from The American Heritage® Dictionary of the English Language, 4th Edition

  • transitive v. To speak or pronounce incorrectly: The lead actor misspoke his lines.
  • intransitive v. To speak mistakenly, inappropriately, or rashly.

from Wiktionary, Creative Commons Attribution/Share-Alike License

  • v. To speak insultingly or disrespectfully.
  • v. To fail to pronounce, utter, or speak correctly

from the GNU version of the Collaborative International Dictionary of English

  • intransitive v. To err in speaking.
  • transitive v. To utter wrongly.

from The Century Dictionary and Cyclopedia

  • To speak wrongly or improperly.
  • To speak disrespectfully or disparagingly: with of.
  • To speak or pronounce wrongly; utter imperfectly.
  • To express improperly or imperfectly; speak otherwise than according to one's intention: used reflexively: as, I misspoke myself. [Colloq.] To blame or calumniate.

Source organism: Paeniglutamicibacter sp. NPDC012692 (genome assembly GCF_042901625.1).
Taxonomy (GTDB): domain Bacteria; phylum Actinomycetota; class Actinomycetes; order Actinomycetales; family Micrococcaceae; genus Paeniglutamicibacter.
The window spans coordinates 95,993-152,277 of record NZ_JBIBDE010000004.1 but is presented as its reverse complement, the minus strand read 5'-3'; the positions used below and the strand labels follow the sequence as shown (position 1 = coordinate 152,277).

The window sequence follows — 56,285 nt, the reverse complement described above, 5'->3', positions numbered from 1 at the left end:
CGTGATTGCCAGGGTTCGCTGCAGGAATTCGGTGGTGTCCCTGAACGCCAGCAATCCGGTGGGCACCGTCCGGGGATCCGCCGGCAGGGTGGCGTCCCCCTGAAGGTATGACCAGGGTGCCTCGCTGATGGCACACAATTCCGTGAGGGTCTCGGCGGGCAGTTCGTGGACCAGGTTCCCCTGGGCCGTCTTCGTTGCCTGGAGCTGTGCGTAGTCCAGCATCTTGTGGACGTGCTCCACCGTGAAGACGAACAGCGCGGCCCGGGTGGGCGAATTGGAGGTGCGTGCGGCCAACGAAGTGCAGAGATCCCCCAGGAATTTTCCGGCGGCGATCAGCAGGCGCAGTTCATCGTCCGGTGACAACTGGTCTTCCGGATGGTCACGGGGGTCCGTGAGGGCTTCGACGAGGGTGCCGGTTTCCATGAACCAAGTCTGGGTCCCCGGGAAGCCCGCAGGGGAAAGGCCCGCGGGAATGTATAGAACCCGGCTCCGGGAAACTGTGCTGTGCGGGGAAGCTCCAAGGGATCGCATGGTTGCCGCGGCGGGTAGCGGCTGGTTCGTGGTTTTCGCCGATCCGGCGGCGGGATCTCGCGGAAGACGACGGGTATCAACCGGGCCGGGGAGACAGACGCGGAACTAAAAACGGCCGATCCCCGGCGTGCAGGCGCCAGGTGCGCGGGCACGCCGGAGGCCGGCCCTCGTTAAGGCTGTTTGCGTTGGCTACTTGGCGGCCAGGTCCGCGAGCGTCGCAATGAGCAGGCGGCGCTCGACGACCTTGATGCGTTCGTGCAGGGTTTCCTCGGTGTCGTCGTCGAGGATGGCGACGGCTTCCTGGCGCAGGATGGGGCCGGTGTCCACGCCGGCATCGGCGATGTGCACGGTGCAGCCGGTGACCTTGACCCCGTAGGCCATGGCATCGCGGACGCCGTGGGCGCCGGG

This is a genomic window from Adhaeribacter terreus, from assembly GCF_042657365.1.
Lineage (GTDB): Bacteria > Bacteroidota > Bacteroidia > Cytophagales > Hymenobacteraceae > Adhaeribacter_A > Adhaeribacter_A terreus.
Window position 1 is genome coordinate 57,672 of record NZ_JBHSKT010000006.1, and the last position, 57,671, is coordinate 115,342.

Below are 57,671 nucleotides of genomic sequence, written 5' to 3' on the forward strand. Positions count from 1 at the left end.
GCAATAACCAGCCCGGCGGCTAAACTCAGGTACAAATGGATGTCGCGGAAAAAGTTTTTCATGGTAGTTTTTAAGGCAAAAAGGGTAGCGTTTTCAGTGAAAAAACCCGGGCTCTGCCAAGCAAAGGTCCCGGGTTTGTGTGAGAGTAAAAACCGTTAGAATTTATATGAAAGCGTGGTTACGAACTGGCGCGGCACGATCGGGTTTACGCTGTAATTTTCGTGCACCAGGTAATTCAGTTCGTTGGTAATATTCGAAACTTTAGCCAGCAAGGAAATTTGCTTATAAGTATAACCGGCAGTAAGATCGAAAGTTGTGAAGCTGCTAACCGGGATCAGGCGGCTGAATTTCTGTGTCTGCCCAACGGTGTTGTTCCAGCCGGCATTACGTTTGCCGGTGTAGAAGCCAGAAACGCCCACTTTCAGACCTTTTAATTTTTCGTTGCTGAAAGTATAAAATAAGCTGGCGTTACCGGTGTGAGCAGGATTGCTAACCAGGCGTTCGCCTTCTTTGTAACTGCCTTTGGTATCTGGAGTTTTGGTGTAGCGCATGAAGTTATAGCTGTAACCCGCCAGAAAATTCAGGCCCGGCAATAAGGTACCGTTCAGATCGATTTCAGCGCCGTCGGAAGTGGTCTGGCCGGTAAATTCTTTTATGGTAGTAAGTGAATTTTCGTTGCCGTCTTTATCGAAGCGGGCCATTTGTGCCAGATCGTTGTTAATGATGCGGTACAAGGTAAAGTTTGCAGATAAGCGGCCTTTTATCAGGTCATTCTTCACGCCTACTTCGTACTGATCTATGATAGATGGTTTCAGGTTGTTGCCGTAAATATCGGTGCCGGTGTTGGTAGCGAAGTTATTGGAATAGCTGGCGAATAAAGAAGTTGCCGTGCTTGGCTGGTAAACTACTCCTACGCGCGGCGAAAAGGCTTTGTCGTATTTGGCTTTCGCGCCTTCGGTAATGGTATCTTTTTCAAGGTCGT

from WordNet 3.0 Copyright 2006 by Princeton University. All rights reserved.

  • v. pronounce a word incorrectly


From mis- +‎ speak. (Wiktionary)



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  • The word "misspeak" has a long and varied history, says John Simpson, chief editor of the Oxford English Dictionary.

    "It goes back to the Old English period before the Norman Conquest to mean to murmur or grumble.

    "But it's got quite a wide sense of meanings, to speak insultingly or improperly or to speak disparagingly or disrespectfully or to speak evil of. Then in the mid to late Middle Ages, it was to pronounce incorrectly."

    March 27, 2008